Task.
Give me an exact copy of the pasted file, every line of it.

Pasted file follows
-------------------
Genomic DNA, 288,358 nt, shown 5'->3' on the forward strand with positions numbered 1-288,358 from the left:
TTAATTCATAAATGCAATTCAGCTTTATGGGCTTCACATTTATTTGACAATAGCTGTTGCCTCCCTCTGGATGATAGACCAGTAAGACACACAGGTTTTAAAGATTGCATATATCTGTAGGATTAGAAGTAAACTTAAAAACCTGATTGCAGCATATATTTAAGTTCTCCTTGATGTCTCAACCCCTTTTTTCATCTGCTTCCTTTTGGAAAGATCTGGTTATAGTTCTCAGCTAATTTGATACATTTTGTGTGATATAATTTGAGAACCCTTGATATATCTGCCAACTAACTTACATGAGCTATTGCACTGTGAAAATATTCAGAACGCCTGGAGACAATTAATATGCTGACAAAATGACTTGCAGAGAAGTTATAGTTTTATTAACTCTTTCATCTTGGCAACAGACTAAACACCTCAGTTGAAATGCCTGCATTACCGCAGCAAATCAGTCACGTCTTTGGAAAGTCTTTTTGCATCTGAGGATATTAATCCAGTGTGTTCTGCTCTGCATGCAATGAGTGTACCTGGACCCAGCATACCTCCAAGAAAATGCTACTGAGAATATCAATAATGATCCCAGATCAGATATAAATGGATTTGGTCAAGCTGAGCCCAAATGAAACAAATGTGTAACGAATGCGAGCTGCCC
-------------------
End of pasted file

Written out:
Genomic DNA, 288,358 nt, shown 5'->3' on the forward strand with positions numbered 1-288,358 from the left:
TTAATTCATAAATGCAATTCAGCTTTATGGGCTTCACATTTATTTGACAATAGCTGTTGCCTCCCTCTGGATGATAGACCAGTAAGACACACAGGTTTTAAAGATTGCATATATCTGTAGGATTAGAAGTAAACTTAAAAACCTGATTGCAGCATATATTTAAGTTCTCCTTGATGTCTCAACCCCTTTTTTCATCTGCTTCCTTTTGGAAAGATCTGGTTATAGTTCTCAGCTAATTTGATACATTTTGTGTGATATAATTTGAGAACCCTTGATATATCTGCCAACTAACTTACATGAGCTATTGCACTGTGAAAATATTCAGAACGCCTGGAGACAATTAATATGCTGACAAAATGACTTGCAGAGAAGTTATAGTTTTATTAACTCTTTCATCTTGGCAACAGACTAAACACCTCAGTTGAAATGCCTGCATTACCGCAGCAAATCAGTCACGTCTTTGGAAAGTCTTTTTGCATCTGAGGATATTAATCCAGTGTGTTCTGCTCTGCATGCAATGAGTGTACCTGGACCCAGCATACCTCCAAGAAAATGCTACTGAGAATATCAATAATGATCCCAGATCAGATATAAATGGATTTGGTCAAGCTGAGCCCAAATGAAACAAATGTGTAACGAATGCGAGCTGCCC